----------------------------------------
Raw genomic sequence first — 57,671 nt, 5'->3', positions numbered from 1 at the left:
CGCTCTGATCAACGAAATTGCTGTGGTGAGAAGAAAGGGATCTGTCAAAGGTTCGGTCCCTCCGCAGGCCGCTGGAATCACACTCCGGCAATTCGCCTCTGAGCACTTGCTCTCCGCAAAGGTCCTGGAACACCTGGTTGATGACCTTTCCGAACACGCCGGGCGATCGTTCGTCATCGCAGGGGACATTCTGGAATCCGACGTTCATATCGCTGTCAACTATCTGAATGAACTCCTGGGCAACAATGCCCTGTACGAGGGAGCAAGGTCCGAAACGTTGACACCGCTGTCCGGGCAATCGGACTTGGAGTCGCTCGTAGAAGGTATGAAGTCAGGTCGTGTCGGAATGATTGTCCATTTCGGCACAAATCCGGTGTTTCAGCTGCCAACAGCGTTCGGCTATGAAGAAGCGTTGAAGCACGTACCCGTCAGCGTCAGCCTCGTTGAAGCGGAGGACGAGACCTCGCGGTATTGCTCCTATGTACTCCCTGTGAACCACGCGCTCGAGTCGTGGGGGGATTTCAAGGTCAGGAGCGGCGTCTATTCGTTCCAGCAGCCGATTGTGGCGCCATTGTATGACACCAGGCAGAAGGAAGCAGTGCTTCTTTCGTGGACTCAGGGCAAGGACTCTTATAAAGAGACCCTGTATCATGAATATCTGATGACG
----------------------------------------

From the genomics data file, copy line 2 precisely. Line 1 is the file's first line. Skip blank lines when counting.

CGCTCTGATCAACGAAATTGCTGTGGTGAGAAGAAAGGGATCTGTCAAAGGTTCGGTCCCTCCGCAGGCCGCTGGAATCACACTCCGGCAATTCGCCTCTGAGCACTTGCTCTCCGCAAAGGTCCTGGAACACCTGGTTGATGACCTTTCCGAACACGCCGGGCGATCGTTCGTCATCGCAGGGGACATTCTGGAATCCGACGTTCATATCGCTGTCAACTATCTGAATGAACTCCTGGGCAACAATGCCCTGTACGAGGGAGCAAGGTCCGAAACGTTGACACCGCTGTCCGGGCAATCGGACTTGGAGTCGCTCGTAGAAGGTATGAAGTCAGGTCGTGTCGGAATGATTGTCCATTTCGGCACAAATCCGGTGTTTCAGCTGCCAACAGCGTTCGGCTATGAAGAAGCGTTGAAGCACGTACCCGTCAGCGTCAGCCTCGTTGAAGCGGAGGACGAGACCTCGCGGTATTGCTCCTATGTACTCCCTGTGAACCACGCGCTCGAGTCGTGGGGGGATTTCAAGGTCAGGAGCGGCGTCTATTCGTTCCAGCAGCCGATTGTGGCGCCATTGTATGACACCAGGCAGAAGGAAGCAGTGCTTCTTTCGTGGACTCAGGGCAAGGACTCTTATAAAGAGACCCTGTATCATGAATATCTGATGACG